Steve Rodrick nails it

Unpardonable Interruptions
How television killed the newspaper sports column
For the Stephen A. Smiths of the world, sports television turns their columns into shrill, non-reported versions of their televised rants.
He also takes down Tony Kornheiser
Kornheiser plugged his life-inspired sitcom, Listen Up, on Sept. 14 but hasn't quoted an actual person since Sept. 1.
I really hate Kornheiser but was beginning to think that that was a character flaw on my part.

UPDATE: This is also very good:

Pardon the Quite Frankly
America's sports columnists are mutating into shouting-head pundits--and it's ESPN's fault.

Steve Sailer weighs in on three big issues: Larry Summers, the dirty secret of the music industry, and trend-happy pundits.

Go here and scroll down.

On Summers, Gregg Easterbrook discussed in in his most recent TMQ.

Wednesday, January 26, 2005

The elephant in the Steelers living room

Bill Cowher has coached Pittsburgh for 13 years. In that time, he has won a lot of games, but we are still waiting for that Super Bowl trophy. That doesn't make him a bad coach. But winning the Lombardi trophy is the point, after all.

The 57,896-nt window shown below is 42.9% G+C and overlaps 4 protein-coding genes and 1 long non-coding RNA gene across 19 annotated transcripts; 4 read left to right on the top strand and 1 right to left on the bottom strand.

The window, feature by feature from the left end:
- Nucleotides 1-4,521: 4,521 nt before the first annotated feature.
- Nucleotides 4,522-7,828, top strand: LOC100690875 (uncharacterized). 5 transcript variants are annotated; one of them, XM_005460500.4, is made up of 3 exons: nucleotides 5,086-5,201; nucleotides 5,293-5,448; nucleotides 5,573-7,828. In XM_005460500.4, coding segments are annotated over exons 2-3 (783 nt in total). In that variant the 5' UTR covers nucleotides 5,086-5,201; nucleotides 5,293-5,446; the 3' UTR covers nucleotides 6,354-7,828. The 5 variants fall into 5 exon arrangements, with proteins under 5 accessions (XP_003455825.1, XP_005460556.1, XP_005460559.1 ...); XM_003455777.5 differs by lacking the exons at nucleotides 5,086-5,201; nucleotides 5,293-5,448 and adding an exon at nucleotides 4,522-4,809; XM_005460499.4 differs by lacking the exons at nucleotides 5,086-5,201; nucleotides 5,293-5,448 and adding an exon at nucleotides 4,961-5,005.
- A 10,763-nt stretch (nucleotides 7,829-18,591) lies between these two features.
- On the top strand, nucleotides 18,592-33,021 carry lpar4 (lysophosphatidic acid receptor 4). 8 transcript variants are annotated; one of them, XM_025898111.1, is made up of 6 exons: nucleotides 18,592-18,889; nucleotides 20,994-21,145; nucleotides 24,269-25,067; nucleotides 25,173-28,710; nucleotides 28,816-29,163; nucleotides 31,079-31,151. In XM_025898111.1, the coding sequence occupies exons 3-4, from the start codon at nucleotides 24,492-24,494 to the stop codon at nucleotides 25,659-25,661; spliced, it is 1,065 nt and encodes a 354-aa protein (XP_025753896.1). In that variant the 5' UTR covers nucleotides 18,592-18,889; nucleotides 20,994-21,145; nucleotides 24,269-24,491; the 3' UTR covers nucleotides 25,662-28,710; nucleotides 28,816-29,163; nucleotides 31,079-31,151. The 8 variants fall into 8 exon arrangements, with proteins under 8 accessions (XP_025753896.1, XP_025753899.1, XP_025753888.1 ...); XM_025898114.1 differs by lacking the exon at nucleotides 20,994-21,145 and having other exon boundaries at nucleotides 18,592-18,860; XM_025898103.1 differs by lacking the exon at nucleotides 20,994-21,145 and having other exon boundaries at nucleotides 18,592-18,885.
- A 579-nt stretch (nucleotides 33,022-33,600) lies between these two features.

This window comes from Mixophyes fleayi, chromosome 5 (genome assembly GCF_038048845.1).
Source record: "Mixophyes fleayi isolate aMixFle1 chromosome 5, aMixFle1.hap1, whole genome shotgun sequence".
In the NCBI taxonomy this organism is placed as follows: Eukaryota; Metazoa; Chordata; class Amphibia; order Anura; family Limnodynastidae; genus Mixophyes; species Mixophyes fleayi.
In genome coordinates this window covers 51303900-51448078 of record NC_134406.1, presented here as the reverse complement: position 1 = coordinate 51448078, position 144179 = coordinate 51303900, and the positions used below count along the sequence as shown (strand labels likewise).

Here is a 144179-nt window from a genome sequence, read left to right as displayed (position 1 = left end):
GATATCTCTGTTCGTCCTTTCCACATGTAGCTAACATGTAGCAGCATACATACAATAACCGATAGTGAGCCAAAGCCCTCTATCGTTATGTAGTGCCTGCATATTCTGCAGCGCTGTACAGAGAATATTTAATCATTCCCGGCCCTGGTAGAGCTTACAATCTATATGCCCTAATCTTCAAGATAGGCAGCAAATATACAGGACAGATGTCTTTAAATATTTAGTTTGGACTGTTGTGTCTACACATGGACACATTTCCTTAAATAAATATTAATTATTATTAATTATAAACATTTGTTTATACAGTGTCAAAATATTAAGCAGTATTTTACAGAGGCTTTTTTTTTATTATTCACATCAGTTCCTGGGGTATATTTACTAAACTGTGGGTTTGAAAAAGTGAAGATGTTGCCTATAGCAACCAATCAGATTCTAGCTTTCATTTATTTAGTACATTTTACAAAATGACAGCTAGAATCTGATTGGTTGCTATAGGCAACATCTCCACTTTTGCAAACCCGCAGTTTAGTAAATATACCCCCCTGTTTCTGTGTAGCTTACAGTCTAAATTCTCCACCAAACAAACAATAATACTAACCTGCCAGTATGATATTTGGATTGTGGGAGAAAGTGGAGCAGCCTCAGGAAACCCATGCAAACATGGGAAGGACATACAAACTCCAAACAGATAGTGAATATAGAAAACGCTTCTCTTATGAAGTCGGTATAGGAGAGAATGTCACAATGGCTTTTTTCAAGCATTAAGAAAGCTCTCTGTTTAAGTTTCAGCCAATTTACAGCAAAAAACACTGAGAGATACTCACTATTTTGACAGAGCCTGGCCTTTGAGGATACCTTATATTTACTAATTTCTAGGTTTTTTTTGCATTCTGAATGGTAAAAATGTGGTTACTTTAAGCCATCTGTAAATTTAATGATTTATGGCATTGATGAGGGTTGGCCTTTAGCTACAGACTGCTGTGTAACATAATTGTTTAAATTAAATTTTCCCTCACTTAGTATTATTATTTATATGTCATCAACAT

Leaving emotion out of it, the numbers are scary for Steelers fans.

Twenty-two men have won Super Bowls. On average, they won their first one in their fourth season with the team. The longest any coach waited was 12 years (Tom Landry). Apparently, if lightning strikes, it strikes early in a coaches tenure.

Even when it strikes, it doesn't stay long. Coaches who win multiple rings win their last one around year eight. (Again, Landry is the outlier with a win in his eighteenth season.) Chuck Noll won his last championship win his eleventh season. Don Shula won his in only his fourth year at Miami.

One thing that is interesting is that before 1998 every coach except Shula won his first championship with the first team he headed. Since then, four coaches won on their second time around as head coach. That's six out of seven of the last winners.

Now the speculation.

One theory is that over time a winning coach becomes too successful at refining his system and imposing it on a team. He gets "his kind" of players who run his offense and defense. For example, Chuck Noll liked smart, disciplined, tough players. But in the great years some of his best players-Bradshaw, Greene, Harris-were not perfect fits for his system. They were tough and smart, but they were sometimes undisciplined. That tension created something special.